Tuesday, 3 December 2019

Virtual Cookie Exchange

Carol of Just Let Me Quilt is hosting the Virtual Cookie Exchange for which we are to share a Christmas cookie recipe, tradition, and/or quilt.




My favourite cookies are shortbreads and not just for Christmas but anytime of the year. I make whipped shortbreads and use a cookie press. 
I know you're looking for a photo of a plate of some tasty looking cookies I would show you however my cookie press is broken. My daughter borrowed it and the tube broke down the seam, I have had it for more than 30 years, so I guess it really doesn't owe me anything. I need to replace it real soon. So I am sorry to say no picture BUT worst of all no shortbread cookies here. YET. 
I'm going to give you the recipe so you can make some for yourself.


Whipped Shortbreads


1 cup softened butter
½ cup icing sugar
½ cup cornstarch
1 ½ cup all-purpose flour


Beat butter until light and fluffy. Gradually add icing sugar, beating after each addition. Sift together flour and cornstarch, gradually add to creamed mixture beating constantly.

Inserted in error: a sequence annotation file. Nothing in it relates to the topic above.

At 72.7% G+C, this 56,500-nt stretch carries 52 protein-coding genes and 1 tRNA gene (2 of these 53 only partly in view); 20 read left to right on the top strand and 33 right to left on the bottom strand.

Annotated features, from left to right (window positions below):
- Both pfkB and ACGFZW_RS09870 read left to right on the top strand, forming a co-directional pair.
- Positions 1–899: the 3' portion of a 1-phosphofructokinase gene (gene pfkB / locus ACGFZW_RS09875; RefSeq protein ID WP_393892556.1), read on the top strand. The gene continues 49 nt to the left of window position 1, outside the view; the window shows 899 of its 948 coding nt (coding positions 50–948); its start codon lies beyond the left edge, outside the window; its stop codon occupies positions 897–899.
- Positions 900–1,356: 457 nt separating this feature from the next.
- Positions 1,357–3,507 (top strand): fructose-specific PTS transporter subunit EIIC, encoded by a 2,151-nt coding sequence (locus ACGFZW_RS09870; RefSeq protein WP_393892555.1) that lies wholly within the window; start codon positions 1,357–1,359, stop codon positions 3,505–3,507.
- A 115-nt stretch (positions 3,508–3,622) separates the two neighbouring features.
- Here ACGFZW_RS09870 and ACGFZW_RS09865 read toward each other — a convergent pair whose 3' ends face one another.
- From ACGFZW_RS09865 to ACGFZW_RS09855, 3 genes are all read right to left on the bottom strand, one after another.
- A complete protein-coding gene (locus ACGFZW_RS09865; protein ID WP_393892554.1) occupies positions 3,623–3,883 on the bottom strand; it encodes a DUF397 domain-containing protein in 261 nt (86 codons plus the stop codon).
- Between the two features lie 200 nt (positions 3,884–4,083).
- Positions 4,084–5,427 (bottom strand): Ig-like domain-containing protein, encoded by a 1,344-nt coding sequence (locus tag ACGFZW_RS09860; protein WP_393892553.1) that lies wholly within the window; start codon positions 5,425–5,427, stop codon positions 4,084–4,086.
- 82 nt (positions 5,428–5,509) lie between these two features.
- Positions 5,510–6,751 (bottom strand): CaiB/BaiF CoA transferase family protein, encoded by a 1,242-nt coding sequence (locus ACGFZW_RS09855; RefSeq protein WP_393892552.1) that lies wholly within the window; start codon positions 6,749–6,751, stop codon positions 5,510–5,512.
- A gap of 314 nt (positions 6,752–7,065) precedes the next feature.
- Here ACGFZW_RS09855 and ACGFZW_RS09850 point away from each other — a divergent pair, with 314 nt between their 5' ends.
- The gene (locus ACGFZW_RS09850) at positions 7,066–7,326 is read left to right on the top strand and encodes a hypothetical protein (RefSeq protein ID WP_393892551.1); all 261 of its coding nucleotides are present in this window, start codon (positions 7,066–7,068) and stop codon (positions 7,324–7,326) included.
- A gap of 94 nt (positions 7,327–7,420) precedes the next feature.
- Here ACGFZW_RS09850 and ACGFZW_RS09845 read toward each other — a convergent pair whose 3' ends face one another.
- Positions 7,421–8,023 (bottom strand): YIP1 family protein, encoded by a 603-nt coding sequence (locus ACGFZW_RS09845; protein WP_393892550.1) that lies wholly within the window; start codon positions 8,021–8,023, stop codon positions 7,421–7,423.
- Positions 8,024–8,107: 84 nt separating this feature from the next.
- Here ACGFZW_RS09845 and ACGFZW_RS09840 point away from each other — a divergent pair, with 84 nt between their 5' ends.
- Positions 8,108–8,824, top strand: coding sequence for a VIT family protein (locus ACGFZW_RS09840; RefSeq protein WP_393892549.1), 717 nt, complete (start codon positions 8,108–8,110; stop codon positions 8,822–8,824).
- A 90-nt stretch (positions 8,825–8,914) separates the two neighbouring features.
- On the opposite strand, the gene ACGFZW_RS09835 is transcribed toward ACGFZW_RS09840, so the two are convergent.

Place dough in cookie press and form cookies. Bake at 350 Fahrenheit for 10-12 minutes.
Enjoy!

A little Christmas project for all those fab gifts you are going to be making as a result of this blog hop. You are going to need something to put them in. Right? How about a gift bag?

Ruffled Gift Bag

Instructions for a 10 1/2'' x 19 1/2'' bag.

1 pc fabric 11 1/2″ x 20″
1 pc 3'' x 20'' accent fabric
ribbon

Turn one long edge of the accent piece under 1/4''.
Sew the opposite long edge of the accent piece to one of the long edges of the main fabric. 

long edge of both main and accent fabrics sewn together and pressed towards the accent fabric.
Press the top edge under a 1/4''
Place a mark 4'' down from top edge of the accent fabric on the side and another mark at 4 3/4''.

Sew from the bottom edge of the main fabric up to the 4 3/4'' mark you made. Backstitch at both ends.

Starting with a backstitch at the 4'' mark, sew to the top of the bag with a ¼” seam. Making sure to leave a 3/4'' unsewn gap between the two marks.

leave a 3/4'' gap for the ribbon to thread through on the main fabric. starting from top of the accent piece to the 4'' mark and from 4 3/4'' mark to bottom